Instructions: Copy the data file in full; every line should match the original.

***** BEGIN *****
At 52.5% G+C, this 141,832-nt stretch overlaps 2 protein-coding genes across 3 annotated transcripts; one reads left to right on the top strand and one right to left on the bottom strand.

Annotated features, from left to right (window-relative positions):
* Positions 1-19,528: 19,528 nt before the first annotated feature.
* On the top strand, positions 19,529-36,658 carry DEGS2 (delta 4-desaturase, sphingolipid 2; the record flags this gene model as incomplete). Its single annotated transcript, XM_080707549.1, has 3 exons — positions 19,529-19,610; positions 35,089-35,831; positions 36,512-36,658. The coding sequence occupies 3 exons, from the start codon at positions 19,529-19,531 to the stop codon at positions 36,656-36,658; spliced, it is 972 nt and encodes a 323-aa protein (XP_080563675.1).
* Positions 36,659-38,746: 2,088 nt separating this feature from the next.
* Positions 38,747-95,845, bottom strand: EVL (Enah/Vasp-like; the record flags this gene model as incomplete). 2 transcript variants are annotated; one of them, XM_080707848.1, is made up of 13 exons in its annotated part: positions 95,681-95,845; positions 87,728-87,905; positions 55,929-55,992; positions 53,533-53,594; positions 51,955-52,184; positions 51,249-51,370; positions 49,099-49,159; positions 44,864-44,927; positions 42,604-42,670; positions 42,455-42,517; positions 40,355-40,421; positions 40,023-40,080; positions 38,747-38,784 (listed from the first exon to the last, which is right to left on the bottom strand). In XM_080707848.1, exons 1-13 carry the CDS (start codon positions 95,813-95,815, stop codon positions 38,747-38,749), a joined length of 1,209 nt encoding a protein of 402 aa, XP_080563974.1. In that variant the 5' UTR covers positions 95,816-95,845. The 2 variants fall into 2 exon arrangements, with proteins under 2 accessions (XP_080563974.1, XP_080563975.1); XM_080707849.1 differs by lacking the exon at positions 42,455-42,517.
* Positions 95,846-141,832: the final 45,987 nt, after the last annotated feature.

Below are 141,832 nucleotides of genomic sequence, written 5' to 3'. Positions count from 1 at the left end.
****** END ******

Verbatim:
At 52.5% G+C, this 141,832-nt stretch overlaps 2 protein-coding genes across 3 annotated transcripts; one reads left to right on the top strand and one right to left on the bottom strand.

Annotated features, from left to right (window-relative positions):
* Positions 1-19,528: 19,528 nt before the first annotated feature.
* On the top strand, positions 19,529-36,658 carry DEGS2 (delta 4-desaturase, sphingolipid 2; the record flags this gene model as incomplete). Its single annotated transcript, XM_080707549.1, has 3 exons — positions 19,529-19,610; positions 35,089-35,831; positions 36,512-36,658. The coding sequence occupies 3 exons, from the start codon at positions 19,529-19,531 to the stop codon at positions 36,656-36,658; spliced, it is 972 nt and encodes a 323-aa protein (XP_080563675.1).
* Positions 36,659-38,746: 2,088 nt separating this feature from the next.
* Positions 38,747-95,845, bottom strand: EVL (Enah/Vasp-like; the record flags this gene model as incomplete). 2 transcript variants are annotated; one of them, XM_080707848.1, is made up of 13 exons in its annotated part: positions 95,681-95,845; positions 87,728-87,905; positions 55,929-55,992; positions 53,533-53,594; positions 51,955-52,184; positions 51,249-51,370; positions 49,099-49,159; positions 44,864-44,927; positions 42,604-42,670; positions 42,455-42,517; positions 40,355-40,421; positions 40,023-40,080; positions 38,747-38,784 (listed from the first exon to the last, which is right to left on the bottom strand). In XM_080707848.1, exons 1-13 carry the CDS (start codon positions 95,813-95,815, stop codon positions 38,747-38,749), a joined length of 1,209 nt encoding a protein of 402 aa, XP_080563974.1. In that variant the 5' UTR covers positions 95,816-95,845. The 2 variants fall into 2 exon arrangements, with proteins under 2 accessions (XP_080563974.1, XP_080563975.1); XM_080707849.1 differs by lacking the exon at positions 42,455-42,517.
* Positions 95,846-141,832: the final 45,987 nt, after the last annotated feature.

Below are 141,832 nucleotides of genomic sequence, written 5' to 3'. Positions count from 1 at the left end.